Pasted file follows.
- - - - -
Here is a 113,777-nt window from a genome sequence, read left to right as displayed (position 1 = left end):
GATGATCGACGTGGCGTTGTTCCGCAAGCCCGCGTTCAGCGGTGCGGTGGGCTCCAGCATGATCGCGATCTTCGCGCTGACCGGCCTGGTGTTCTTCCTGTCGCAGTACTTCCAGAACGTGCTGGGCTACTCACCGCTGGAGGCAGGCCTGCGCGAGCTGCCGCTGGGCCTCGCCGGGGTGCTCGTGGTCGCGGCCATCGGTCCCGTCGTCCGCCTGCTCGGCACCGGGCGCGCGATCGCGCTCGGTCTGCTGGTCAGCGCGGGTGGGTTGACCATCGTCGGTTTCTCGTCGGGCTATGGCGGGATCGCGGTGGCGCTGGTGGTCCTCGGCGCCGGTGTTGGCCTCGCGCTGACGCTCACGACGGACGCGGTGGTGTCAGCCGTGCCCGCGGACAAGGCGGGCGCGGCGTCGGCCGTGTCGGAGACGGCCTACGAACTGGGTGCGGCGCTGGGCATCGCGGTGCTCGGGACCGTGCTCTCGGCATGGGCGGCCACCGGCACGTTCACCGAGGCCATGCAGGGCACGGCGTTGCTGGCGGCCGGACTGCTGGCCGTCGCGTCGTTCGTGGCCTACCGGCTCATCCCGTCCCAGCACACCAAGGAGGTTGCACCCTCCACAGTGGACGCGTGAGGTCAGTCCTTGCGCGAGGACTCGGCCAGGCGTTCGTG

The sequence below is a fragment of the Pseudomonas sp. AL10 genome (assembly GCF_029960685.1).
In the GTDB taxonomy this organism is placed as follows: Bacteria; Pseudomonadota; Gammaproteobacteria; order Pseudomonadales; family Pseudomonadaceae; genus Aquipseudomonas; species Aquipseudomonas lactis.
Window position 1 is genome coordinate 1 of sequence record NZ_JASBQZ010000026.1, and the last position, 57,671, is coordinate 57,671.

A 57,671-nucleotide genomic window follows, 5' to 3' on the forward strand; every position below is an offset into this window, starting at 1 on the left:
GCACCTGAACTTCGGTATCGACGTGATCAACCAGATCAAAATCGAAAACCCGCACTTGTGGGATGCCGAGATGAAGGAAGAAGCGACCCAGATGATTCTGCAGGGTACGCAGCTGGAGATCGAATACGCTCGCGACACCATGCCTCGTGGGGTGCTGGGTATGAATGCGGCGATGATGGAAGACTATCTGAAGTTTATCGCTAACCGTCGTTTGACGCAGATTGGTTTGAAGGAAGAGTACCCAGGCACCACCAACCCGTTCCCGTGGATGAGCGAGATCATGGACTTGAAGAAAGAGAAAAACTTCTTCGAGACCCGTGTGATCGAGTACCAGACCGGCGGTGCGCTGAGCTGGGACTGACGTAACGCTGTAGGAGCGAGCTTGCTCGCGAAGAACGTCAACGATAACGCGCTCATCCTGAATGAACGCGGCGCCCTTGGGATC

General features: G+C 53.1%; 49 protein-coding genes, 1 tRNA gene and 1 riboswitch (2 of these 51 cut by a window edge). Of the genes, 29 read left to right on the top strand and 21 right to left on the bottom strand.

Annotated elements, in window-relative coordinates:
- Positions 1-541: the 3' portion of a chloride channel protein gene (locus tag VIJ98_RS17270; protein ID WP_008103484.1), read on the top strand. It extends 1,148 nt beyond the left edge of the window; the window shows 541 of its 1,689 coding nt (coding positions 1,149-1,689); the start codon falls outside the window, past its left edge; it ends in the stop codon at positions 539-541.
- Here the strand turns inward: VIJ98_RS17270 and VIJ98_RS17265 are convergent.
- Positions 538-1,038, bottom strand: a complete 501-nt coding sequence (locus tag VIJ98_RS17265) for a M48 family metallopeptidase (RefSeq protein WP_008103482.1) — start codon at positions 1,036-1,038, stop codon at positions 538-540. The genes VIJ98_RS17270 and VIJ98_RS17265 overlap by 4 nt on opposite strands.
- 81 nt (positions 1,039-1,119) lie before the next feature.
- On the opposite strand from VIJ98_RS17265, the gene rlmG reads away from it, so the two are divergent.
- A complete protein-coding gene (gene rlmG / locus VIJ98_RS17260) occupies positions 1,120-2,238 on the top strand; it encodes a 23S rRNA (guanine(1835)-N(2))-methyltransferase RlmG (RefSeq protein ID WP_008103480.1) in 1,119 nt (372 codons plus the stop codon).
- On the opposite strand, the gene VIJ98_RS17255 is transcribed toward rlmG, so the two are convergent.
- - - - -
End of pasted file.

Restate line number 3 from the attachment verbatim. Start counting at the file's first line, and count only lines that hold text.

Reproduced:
The sequence below is a fragment of the Pseudomonas sp. AL10 genome (assembly GCF_029960685.1).